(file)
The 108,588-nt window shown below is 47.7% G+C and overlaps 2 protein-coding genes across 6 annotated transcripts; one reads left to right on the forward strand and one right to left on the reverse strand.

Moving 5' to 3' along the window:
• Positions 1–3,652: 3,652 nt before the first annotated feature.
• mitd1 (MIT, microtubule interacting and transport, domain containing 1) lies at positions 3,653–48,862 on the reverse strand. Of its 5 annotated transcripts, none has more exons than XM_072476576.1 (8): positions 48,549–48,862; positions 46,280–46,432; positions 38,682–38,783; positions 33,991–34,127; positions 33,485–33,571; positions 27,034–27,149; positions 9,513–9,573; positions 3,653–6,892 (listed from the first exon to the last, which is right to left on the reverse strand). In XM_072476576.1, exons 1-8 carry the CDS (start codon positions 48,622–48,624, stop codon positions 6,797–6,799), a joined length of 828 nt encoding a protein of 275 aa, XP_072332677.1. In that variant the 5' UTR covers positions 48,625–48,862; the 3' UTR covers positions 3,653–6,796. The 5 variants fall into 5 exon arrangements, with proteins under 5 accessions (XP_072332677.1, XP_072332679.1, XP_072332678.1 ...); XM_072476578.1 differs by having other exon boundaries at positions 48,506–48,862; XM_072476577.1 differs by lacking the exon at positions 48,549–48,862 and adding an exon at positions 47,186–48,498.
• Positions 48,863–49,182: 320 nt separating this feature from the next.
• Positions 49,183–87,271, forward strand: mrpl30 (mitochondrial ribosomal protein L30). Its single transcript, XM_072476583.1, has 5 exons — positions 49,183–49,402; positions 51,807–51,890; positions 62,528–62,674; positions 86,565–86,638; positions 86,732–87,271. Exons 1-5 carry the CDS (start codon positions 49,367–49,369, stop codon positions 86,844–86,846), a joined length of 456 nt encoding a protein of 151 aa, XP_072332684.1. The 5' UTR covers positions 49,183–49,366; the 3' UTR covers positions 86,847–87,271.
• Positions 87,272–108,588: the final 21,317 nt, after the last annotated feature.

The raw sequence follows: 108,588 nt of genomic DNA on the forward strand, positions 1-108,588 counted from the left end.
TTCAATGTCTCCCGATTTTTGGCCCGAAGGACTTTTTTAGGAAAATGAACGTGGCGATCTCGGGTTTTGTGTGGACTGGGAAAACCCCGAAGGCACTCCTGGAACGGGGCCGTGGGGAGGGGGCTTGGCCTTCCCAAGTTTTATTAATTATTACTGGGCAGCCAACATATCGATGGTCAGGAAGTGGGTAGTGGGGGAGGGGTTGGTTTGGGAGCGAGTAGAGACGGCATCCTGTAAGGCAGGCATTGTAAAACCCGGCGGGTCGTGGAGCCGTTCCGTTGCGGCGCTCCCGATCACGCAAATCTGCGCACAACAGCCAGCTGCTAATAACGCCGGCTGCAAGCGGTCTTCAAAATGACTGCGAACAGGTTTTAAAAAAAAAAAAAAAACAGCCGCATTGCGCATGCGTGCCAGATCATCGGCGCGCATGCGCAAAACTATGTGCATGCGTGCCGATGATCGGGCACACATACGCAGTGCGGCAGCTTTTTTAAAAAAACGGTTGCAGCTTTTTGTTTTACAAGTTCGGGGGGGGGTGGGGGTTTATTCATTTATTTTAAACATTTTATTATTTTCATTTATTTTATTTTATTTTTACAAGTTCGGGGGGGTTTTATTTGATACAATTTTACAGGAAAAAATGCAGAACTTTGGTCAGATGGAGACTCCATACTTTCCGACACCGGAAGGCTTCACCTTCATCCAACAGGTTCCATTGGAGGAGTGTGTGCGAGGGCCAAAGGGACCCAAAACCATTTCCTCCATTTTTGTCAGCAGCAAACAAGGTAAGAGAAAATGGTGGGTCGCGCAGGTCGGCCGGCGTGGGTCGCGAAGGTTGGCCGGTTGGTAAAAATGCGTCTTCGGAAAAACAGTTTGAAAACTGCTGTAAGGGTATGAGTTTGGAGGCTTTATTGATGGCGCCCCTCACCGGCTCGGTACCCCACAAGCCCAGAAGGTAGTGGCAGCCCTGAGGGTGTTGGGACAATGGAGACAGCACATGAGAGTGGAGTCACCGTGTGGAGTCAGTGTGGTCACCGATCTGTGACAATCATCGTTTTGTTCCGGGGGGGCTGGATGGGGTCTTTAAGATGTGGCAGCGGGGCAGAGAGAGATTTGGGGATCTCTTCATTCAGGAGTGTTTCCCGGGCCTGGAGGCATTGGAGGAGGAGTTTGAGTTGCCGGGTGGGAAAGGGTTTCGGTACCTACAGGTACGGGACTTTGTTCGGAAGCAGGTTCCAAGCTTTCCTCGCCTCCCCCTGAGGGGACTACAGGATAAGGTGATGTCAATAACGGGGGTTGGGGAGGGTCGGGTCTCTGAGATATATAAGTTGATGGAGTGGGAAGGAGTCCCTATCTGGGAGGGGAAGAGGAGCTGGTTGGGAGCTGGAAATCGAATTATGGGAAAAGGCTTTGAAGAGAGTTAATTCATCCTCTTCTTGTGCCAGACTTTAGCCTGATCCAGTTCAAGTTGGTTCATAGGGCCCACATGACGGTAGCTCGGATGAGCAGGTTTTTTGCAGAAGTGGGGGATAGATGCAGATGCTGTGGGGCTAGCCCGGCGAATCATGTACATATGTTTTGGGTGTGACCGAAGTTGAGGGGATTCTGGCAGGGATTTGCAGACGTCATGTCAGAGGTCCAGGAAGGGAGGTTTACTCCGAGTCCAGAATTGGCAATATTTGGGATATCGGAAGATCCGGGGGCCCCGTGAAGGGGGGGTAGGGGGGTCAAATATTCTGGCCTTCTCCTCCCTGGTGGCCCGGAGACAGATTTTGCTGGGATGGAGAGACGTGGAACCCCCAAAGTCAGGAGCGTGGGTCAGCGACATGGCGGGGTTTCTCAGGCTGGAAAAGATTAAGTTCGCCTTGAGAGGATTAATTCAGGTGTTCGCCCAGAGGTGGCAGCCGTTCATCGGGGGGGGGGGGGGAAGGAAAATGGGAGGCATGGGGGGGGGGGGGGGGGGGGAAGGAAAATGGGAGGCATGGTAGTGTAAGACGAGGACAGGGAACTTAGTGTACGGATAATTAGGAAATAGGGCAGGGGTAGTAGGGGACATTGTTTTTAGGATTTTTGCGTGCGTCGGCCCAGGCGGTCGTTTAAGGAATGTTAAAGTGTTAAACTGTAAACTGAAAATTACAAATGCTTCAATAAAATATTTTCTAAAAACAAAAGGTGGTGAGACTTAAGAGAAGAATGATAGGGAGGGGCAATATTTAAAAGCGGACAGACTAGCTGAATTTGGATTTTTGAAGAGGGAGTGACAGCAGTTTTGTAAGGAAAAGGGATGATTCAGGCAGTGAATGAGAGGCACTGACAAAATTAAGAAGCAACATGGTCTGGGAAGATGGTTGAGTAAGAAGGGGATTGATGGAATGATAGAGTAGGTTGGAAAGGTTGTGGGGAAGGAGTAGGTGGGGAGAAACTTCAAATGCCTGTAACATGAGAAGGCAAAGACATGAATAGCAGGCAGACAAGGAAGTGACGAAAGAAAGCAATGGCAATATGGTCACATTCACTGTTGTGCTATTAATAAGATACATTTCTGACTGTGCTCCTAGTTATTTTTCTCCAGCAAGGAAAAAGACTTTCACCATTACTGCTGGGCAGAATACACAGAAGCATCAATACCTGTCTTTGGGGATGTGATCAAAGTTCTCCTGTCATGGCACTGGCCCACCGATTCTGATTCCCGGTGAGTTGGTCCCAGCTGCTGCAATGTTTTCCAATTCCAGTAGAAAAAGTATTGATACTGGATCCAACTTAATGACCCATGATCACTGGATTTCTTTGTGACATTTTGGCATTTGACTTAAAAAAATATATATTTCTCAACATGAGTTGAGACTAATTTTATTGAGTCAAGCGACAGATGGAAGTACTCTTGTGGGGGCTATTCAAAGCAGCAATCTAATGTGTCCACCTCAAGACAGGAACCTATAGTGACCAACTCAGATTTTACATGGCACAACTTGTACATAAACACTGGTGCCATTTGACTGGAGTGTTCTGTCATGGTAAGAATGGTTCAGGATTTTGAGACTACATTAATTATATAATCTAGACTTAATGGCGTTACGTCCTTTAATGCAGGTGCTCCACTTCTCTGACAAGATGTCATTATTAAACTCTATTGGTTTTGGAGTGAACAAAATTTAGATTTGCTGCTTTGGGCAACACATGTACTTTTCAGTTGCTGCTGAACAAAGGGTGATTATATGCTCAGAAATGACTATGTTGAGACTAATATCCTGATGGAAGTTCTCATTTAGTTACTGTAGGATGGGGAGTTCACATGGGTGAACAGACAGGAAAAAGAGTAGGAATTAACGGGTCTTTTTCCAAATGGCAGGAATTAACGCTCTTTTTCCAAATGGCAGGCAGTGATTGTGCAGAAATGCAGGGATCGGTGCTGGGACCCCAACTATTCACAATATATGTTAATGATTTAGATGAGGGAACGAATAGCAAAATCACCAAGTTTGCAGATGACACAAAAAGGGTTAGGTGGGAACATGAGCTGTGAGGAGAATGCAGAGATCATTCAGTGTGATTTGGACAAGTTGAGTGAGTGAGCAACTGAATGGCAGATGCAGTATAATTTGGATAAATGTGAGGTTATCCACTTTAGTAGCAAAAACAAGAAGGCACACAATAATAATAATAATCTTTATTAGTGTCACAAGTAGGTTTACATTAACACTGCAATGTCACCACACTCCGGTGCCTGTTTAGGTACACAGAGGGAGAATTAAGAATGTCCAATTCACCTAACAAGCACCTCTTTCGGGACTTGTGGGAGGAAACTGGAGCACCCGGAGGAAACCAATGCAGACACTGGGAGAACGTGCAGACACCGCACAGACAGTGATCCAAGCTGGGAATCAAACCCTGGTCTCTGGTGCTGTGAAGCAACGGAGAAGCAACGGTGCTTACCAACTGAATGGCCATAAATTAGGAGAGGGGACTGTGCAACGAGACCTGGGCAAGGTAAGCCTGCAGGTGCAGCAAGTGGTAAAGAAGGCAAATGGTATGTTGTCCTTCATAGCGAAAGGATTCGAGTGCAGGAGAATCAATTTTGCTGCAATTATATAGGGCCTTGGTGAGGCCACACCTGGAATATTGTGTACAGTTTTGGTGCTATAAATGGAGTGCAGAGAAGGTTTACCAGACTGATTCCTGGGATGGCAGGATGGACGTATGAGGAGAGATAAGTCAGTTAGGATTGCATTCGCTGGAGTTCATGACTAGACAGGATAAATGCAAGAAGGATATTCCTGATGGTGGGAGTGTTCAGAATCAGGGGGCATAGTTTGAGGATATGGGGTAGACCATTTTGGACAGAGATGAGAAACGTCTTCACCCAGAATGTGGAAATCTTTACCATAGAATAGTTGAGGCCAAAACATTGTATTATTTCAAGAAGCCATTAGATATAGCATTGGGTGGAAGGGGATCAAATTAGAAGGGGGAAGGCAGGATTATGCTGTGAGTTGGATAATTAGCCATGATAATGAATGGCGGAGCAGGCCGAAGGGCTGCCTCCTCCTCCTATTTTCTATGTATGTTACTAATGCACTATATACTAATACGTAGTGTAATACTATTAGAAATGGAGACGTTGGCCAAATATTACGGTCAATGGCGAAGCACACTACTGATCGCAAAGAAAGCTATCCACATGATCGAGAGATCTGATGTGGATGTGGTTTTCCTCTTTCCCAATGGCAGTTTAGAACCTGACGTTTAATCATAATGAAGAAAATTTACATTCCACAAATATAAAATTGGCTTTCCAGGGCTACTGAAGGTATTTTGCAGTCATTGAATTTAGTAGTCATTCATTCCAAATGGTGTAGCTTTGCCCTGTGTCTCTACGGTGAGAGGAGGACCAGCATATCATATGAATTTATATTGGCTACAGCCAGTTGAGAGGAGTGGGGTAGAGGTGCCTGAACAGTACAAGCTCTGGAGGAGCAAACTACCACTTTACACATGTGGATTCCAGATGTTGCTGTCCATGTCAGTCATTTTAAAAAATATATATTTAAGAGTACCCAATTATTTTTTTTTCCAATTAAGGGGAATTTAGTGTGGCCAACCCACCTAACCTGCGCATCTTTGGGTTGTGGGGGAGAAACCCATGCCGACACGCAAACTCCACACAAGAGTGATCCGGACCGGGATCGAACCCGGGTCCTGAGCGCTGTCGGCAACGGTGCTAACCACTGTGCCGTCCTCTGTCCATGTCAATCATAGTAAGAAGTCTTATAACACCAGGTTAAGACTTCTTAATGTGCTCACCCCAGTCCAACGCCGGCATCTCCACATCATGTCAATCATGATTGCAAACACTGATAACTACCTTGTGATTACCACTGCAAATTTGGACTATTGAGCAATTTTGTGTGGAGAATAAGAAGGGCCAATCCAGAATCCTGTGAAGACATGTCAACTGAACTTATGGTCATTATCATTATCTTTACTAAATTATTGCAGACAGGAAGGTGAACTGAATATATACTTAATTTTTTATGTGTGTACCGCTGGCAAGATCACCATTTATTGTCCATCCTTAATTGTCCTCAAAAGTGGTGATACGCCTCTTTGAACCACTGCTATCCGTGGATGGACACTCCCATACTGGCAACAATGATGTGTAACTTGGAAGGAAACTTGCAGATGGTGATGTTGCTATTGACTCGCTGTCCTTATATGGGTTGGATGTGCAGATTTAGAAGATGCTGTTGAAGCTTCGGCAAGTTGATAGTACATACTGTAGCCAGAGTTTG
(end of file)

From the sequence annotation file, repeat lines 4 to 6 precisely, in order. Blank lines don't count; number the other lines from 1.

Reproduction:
• mitd1 (MIT, microtubule interacting and transport, domain containing 1) lies at positions 3,653–48,862 on the reverse strand. Of its 5 annotated transcripts, none has more exons than XM_072476576.1 (8): positions 48,549–48,862; positions 46,280–46,432; positions 38,682–38,783; positions 33,991–34,127; positions 33,485–33,571; positions 27,034–27,149; positions 9,513–9,573; positions 3,653–6,892 (listed from the first exon to the last, which is right to left on the reverse strand). In XM_072476576.1, exons 1-8 carry the CDS (start codon positions 48,622–48,624, stop codon positions 6,797–6,799), a joined length of 828 nt encoding a protein of 275 aa, XP_072332677.1. In that variant the 5' UTR covers positions 48,625–48,862; the 3' UTR covers positions 3,653–6,796. The 5 variants fall into 5 exon arrangements, with proteins under 5 accessions (XP_072332677.1, XP_072332679.1, XP_072332678.1 ...); XM_072476578.1 differs by having other exon boundaries at positions 48,506–48,862; XM_072476577.1 differs by lacking the exon at positions 48,549–48,862 and adding an exon at positions 47,186–48,498.
• Positions 48,863–49,182: 320 nt separating this feature from the next.
• Positions 49,183–87,271, forward strand: mrpl30 (mitochondrial ribosomal protein L30). Its single transcript, XM_072476583.1, has 5 exons — positions 49,183–49,402; positions 51,807–51,890; positions 62,528–62,674; positions 86,565–86,638; positions 86,732–87,271. Exons 1-5 carry the CDS (start codon positions 49,367–49,369, stop codon positions 86,844–86,846), a joined length of 456 nt encoding a protein of 151 aa, XP_072332684.1. The 5' UTR covers positions 49,183–49,366; the 3' UTR covers positions 86,847–87,271.